Although PCOS doesn’t have a cure, there are ways to manage the condition with plenty of sensible diet tips. Most women suffering from this condition tend to have higher than normal levels of insulin that increases their tendency to gain weight.

Being aware of what foods play a negative and positive role in this scenario is important, and can help you manage the condition more effectively. Keep these simple diet tips in mind.

What To Avoid:

  • Stay away from refined and processed carbs, since they increase levels of insulin when ingested. Say ‘no’ to white rice, white bread and white pasta.
  • It may be tempting to stock up on so called fat-free food items but beware, as they contain a lot of added sugar. Baked goods that claim to be low-fat are made with refined flour, which will cause your insulin to spike just like it does when you eat a lot of sugar.
  • Soda and cola drinks are filled with sugar and other chemicals that do your body no favors, even if you don’t have PCOS. Stay away from them and all those other energy drinks that promise to pump you full of beans.
  • Studies observing women with PCOS who include soy products in their diet are too few and far between to prove anything conclusive but the general consensus is that is leads to a reduction in elevated cholesterol levels, and can be consumed in moderate amounts if it is the organic, non-GMO variety. However, since women PCOS struggle with issues such as infertility or hypothyroidism, or consume few calories or eat a poor diet, they may want to avoid or limit soy products.
  • Similarly, studies are not conclusive but women with PCOS who consume dairy products are more prone to being affected by the sugars in milk and the antibiotics that are prevalent in non-organic varieties of milk. Drinking low calorie milk led to fluctuations in ovulation while cutting out dairy can tend to reduce acne problems.

What To Include In Your Diet:

  • Include a variety of vegetables and fruit in your diet and eat foods that are as close to their natural state as possible. That means choosing whole grains, plant-based protein and healthy fats like those found in avocado and fish.
  • The trick to feeling fuller, promoting more effective elimination and keeping blood sugar in check is a good amount of fiber, plenty of which can be found in items like brown rice, quinoa, wholegrain bread, dried legumes and sprouts.
  • Choose complex carbs over simple ones by eating more whole grains and less refined and processed food products. Complex carbs also lead to staying full for longer, so you’re less likely to eat more often or gain weight.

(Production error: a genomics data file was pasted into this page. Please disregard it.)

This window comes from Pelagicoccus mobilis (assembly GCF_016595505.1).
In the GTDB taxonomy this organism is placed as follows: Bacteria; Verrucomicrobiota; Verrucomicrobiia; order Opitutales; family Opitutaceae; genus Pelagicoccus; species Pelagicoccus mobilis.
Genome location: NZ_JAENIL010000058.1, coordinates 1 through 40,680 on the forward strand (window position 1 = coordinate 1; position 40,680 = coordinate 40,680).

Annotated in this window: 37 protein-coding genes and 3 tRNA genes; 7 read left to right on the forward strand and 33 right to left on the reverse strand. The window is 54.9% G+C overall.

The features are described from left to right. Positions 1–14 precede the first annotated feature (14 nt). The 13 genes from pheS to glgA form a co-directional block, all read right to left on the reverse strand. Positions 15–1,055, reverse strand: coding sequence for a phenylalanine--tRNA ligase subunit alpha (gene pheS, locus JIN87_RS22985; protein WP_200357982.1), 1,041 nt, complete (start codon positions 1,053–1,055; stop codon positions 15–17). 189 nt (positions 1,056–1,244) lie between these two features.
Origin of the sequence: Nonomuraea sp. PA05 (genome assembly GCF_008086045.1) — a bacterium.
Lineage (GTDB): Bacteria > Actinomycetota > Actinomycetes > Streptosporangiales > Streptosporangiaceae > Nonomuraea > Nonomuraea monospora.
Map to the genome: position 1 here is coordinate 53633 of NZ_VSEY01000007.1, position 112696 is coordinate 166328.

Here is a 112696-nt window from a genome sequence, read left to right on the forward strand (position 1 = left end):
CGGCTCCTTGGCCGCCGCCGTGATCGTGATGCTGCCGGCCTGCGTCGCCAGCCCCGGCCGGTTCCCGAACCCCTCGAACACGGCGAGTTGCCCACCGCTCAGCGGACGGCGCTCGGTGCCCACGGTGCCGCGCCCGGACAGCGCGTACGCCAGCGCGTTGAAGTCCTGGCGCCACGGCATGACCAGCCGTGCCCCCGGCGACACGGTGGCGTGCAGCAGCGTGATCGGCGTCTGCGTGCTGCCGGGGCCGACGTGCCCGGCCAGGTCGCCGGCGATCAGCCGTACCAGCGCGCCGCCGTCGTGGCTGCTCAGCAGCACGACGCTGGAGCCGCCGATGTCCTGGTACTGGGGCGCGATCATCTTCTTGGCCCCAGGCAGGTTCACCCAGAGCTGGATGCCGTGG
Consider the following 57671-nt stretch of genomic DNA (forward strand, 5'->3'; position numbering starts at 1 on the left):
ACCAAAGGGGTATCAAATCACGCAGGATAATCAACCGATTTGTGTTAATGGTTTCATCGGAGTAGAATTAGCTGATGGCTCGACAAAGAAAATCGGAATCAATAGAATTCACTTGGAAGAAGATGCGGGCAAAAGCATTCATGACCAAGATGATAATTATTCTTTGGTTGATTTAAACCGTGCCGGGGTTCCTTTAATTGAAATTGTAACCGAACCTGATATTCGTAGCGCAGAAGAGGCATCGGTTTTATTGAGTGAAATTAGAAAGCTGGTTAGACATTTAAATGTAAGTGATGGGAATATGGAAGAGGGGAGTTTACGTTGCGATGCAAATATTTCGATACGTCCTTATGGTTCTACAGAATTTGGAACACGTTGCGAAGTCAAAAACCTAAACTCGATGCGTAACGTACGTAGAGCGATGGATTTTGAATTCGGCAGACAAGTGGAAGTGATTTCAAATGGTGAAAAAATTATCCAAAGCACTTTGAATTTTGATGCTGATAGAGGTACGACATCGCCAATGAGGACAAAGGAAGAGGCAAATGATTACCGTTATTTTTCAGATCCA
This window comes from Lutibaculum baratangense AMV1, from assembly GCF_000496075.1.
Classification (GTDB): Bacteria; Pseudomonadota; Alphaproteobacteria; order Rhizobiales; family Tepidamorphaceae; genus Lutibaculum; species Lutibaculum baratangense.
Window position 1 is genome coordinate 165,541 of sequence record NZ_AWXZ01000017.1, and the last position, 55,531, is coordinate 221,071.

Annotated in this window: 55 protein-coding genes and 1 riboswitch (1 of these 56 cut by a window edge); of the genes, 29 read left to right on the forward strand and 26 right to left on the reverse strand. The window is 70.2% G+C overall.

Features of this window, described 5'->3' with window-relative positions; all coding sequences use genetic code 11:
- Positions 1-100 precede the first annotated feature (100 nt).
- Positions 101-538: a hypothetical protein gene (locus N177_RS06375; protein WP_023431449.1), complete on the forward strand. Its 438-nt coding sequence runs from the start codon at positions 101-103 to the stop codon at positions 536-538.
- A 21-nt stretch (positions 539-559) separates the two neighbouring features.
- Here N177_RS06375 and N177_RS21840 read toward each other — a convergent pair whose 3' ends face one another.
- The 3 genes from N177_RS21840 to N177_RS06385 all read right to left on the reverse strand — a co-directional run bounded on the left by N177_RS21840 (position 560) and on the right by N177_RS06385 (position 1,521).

• You don’t have to give up on desserts altogether—just choose foods that contain natural sweeteners such as honey, agave nectar, stevia and molasses, and eat these in moderation.
  • If you need a refreshing drink, make your own naturally sweetened fizzy drinks at home or prepare fruity coolers with fresh herbs and spices that have health benefits.

Diet changes alone will not make a difference unless you make essential changes in your lifestyle as well. So make sure that you exercise regularly, and do whatever it takes to manage your stress levels—meditation and relaxation with massage therapy or artistic pursuits will help.

Head to our Food section for healthy recipes and the latest food trends.
Quick and easy Nutrition tips here.

Read More:
Don’t Let PCOS Hurt Your Happiness & Self-Worth: 5 Practical Tips
Rev Up Your Body & Fight PCOS With These 5 Yoga Poses

Simona is a journalist who has worked with several leading publications in India over the last 17 years, writing on lifestyle topics and the arts, besides interviewing celebrities. She made the switch to public relations and headed the division as PR Manager at ITC Hotels’ flagship property, the ITC Grand Chola, but has since returned to her first love, journalism. Now she writes on food, which she is sincerely passionate about and wellness, which she finds fascinating and full of surprises. When she isn’t writing, she is busy playing the role of co-founder and communications director of The Bicycle Project, a six-year-old charity initiative that empowers tribal children in rural areas, while addressing the issue of urban waste.